The undergraduate student government unanimously appointed an Election Board chair at its weekly meeting on Tuesday.
The Election Board chair is responsible for overseeing the spring Undergraduate Students Association Council election. The newly appointed USAC Election Board chair, Dana Pede, a third-year applied mathematics student, will need to address loopholes in the election code that were abused and revealed in the last USAC election, specifically during the candidate endorsement process. Several student groups claimed they were misrepresented at endorsement hearings without authorization.
“From what happened last year, I understand that the code should be updated,” Pede said to the council during her appointment hearing. “At the very least, I think the endorsement process needs to be looked at again, perhaps making sure that only club signatories or officially authorized representatives can (turn in endorsements).”
Pede said she has met twice with Kris Kaupalolo, adviser to the USAC Election Board, and former Election Board chair, Eena Singh, a fourth-year anthropology student, to discuss the loopholes in the election code and the chair position.
Pede plans to meet with the Constitutional Review Committee, a subcommittee of four USAC members that discusses any changes to bylaws, the election code and other governing documents, she added. Ultimately, any changes to the election code must be approved by USAC.
Anees Hasnain, USAC Community Service Commissioner and chair of the subcommittee, reached out to Pede the day after her appointment, inviting her to the subcommittee’s meeting about the election code on Nov. 28.
Pede’s appointment comes seven weeks after USAC bylaws state the Election Board chair should be appointed. USAC President David Bocarsly said in an interview with the Daily Bruin last month that it would be inappropriate to appoint a new chair prior to addressing the problems in the election code. The loopholes in the election code, however, have yet to be formally addressed.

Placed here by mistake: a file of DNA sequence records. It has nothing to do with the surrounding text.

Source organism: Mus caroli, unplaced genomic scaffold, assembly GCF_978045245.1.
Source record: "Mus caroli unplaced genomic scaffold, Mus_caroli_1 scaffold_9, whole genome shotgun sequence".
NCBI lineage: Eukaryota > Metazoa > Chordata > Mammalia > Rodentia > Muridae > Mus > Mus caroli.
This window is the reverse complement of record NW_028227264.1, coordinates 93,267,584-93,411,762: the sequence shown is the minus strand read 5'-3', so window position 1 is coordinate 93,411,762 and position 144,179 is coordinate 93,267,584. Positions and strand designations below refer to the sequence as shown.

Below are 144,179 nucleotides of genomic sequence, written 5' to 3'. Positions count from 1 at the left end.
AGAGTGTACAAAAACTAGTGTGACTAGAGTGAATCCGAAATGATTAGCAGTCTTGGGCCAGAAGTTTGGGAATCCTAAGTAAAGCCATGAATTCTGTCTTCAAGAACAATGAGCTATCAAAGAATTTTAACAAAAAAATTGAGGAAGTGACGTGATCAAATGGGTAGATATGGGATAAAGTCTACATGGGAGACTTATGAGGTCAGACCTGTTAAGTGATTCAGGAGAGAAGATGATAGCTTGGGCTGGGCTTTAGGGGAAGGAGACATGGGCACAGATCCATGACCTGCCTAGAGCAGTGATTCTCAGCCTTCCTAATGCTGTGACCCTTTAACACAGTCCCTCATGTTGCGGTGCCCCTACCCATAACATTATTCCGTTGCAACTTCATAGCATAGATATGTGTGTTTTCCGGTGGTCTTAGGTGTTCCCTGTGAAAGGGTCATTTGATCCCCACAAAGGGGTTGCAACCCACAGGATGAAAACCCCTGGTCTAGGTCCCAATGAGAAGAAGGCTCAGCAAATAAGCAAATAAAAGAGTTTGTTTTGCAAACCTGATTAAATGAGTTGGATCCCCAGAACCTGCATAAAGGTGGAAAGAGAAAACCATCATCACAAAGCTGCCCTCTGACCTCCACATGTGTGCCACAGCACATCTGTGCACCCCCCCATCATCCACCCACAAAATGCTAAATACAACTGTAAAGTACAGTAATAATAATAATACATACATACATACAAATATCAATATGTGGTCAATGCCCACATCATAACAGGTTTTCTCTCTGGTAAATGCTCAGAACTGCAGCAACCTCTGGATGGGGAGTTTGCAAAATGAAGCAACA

Singh said she went through the election code earlier this quarter and compiled a draft that highlights potential problems and loopholes within the document. But she didn’t go further than compiling the initial draft because there was no Election Board chair, she added.
“I didn’t want to move forward. It’s not my role anymore,” she said. “I don’t think it’s appropriate for someone who wasn’t Election Board chair to push (the election code changes) forward.”
Bocarsly said the discussion about appointing a chair started after Singh wrote the initial draft.
“At that point, it became clear that either Eena had to be E-Board chair again or she had to work closely with the next E-Board chair,” he said.
But, Bocarsly said he wanted any potential Election Board chair appointees to have unanimous backing from the council. And Singh didn’t have that support for a second term, he added.
Singh said her post-graduation plans also made her not want to return as this year’s Election Board chair.
“There has never really been any continuous presence on the Election Board,” Singh said. “I don’t want to leave everything that happened last year on Dana alone. I have offered my help ““ I just don’t know in what sense that (will be) yet.”
Once Singh was ruled out as a potential appointee this year, Bocarsly and External Vice President Lana Habib El-Farra approached Pede about applying for the position, Bocarsly said.
Pede said she hadn’t considered applying before being approached by the two councilmembers. But she added that she has been interested in the USAC elections process since she came to UCLA as a first-year.
Pede said she sees the advantages of being appointed well before USAC election season rolls around.
“Clearly, election season is going to be hectic ““ no matter what,” Pede said. “Hopefully we’ll be able to see problems before they arise and address them.”
She also said she hopes to appoint the rest of her board by the end of fall quarter.
El-Farra, who has known Pede since their first year at UCLA, said Pede’s interest in USAC elections without any direct involvement made her an ideal candidate.
“(Pede) has always been on the outside, but she’s always been well-informed,” El-Farra said.
Pede said she has not campaigned for any USAC candidates or worked in any USAC offices ““ although she did apply to the Financial Supports Commission last year before pulling herself out of the running because of a hectic schedule.
“I think I voted a split-ticket my freshman year when both slates ran candidates,” she said. “I like to think I’m about as neutral and impartial as they come.”